<0.001

0.66

0.69

0.06

0.98

3 (n = 2,859)

Any antibiotic use (day 1–3) OR CVC (day 1–3) AND at least two of the following additional risk factors: any surgery (day −7–0); immunosuppressive use (day −7–0); pancreatitis (day −7–0); TPN (day 1–3); any dialysis (day 1–3); steroid use (day −7–3)

303 (10.6)

30 (34.1)

2.3

9.9

4.36 (2.85, 6.67)

<0.001

0.34

0.90

0.09

0.97

IC invasive candidiasis, CVC central venous catheter, TPN total parenteral nutrition, PPV positive predictive value, NPV negative predictive value

aOutcome information was available for a total of 2,890 subjects. Because some of these subjects had missing information for some risk factors, the assessment of performance for each particular rule excluded patients with missing risk factor data that precluded patient risk status ascertainment for that rule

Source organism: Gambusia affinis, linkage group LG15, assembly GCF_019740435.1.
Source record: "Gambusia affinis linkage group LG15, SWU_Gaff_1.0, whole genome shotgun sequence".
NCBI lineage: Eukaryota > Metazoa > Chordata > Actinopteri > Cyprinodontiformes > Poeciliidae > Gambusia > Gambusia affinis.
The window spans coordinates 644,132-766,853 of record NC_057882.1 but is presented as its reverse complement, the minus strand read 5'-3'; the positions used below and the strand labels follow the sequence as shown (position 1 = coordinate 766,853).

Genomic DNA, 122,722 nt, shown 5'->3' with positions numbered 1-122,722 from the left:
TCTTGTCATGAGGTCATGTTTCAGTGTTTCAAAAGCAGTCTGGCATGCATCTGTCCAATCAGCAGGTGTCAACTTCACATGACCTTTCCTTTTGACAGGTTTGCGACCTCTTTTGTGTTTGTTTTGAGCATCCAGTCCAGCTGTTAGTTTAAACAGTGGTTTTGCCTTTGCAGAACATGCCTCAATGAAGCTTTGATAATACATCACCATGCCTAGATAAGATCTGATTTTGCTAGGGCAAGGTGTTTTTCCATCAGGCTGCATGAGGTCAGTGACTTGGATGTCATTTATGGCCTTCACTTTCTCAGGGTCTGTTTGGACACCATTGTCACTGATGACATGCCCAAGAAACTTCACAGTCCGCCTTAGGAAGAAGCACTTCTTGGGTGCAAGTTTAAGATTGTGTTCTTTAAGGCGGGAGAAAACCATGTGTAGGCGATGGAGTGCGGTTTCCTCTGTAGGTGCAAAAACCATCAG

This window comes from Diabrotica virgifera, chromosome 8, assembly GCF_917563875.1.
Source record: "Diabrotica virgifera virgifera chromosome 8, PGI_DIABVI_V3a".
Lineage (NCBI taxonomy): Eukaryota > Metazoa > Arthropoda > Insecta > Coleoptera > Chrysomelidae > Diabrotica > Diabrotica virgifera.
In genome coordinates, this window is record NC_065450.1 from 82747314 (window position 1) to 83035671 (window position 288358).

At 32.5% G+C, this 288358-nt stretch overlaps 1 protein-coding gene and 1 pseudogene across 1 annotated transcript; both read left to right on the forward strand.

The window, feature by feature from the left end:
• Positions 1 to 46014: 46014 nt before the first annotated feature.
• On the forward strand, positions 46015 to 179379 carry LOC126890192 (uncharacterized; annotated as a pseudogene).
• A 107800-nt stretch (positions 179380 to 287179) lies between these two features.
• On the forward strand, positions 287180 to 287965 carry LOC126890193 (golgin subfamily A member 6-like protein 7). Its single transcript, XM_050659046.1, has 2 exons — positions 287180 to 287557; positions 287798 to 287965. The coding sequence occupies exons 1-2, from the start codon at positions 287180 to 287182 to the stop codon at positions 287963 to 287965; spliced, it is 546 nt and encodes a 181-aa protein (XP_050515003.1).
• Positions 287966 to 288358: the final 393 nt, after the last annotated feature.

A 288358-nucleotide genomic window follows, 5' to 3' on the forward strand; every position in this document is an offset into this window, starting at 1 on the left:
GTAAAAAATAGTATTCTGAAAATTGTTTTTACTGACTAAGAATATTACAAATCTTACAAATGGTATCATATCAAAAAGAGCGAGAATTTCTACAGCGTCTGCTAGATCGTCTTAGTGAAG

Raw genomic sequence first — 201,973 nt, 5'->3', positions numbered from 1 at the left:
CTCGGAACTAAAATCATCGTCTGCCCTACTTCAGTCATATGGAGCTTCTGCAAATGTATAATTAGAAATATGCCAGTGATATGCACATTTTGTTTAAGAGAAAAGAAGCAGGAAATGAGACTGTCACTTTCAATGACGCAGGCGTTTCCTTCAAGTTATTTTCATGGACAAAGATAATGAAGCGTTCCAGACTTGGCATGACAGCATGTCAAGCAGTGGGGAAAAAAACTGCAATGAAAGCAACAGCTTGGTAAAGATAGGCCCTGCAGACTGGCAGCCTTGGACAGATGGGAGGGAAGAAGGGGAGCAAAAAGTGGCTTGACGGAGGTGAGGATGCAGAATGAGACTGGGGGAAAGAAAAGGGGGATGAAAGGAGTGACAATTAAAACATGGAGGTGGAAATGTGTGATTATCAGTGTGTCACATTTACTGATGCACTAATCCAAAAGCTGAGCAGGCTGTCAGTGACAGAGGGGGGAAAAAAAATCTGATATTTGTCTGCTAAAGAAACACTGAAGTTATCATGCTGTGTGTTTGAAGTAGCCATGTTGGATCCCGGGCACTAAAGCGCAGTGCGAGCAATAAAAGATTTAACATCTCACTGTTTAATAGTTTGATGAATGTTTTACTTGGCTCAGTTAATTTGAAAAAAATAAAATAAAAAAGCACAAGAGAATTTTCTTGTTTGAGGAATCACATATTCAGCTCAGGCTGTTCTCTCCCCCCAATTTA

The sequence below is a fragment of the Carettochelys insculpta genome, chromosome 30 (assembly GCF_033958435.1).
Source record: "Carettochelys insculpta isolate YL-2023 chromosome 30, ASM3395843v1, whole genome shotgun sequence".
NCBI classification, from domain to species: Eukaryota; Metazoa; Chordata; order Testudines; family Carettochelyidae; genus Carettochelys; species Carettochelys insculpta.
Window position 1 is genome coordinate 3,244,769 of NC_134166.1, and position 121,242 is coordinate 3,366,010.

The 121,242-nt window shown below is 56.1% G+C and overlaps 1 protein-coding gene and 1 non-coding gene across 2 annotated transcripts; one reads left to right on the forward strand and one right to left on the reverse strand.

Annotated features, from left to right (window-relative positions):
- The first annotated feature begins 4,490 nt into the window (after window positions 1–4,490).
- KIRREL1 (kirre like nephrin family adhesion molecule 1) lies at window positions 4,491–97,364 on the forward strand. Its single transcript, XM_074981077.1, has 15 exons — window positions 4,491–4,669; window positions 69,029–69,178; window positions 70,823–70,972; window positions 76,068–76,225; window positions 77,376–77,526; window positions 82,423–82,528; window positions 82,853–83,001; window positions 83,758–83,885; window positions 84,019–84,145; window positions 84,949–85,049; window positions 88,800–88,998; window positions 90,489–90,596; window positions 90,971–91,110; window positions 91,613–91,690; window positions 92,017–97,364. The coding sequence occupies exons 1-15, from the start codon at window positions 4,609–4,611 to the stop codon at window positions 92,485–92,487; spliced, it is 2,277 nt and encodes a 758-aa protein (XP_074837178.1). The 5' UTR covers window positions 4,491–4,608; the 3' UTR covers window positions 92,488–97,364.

bRelative risk of infection (95% confidence interval) for patients selected by the rule vs. those not selected by the rule

cCochran-Mantel-Haenszel chi-square test of association between risk factor and infection status

Although not universally inclusive, the clinical prediction rule reported on here consistently identifies patients at increased risk for IC. Other clinical prediction rules for IC have been developed and published recently; among them, the most notable examples are those of Paphitou et al. [13] and Dupont et al. [14]. Other prediction rules can be inferred from the enrollment criteria of clinical trials of prophylaxis [4, 5, 6]. None of these rules have been validated systematically for risk prediction in a multicenter setting.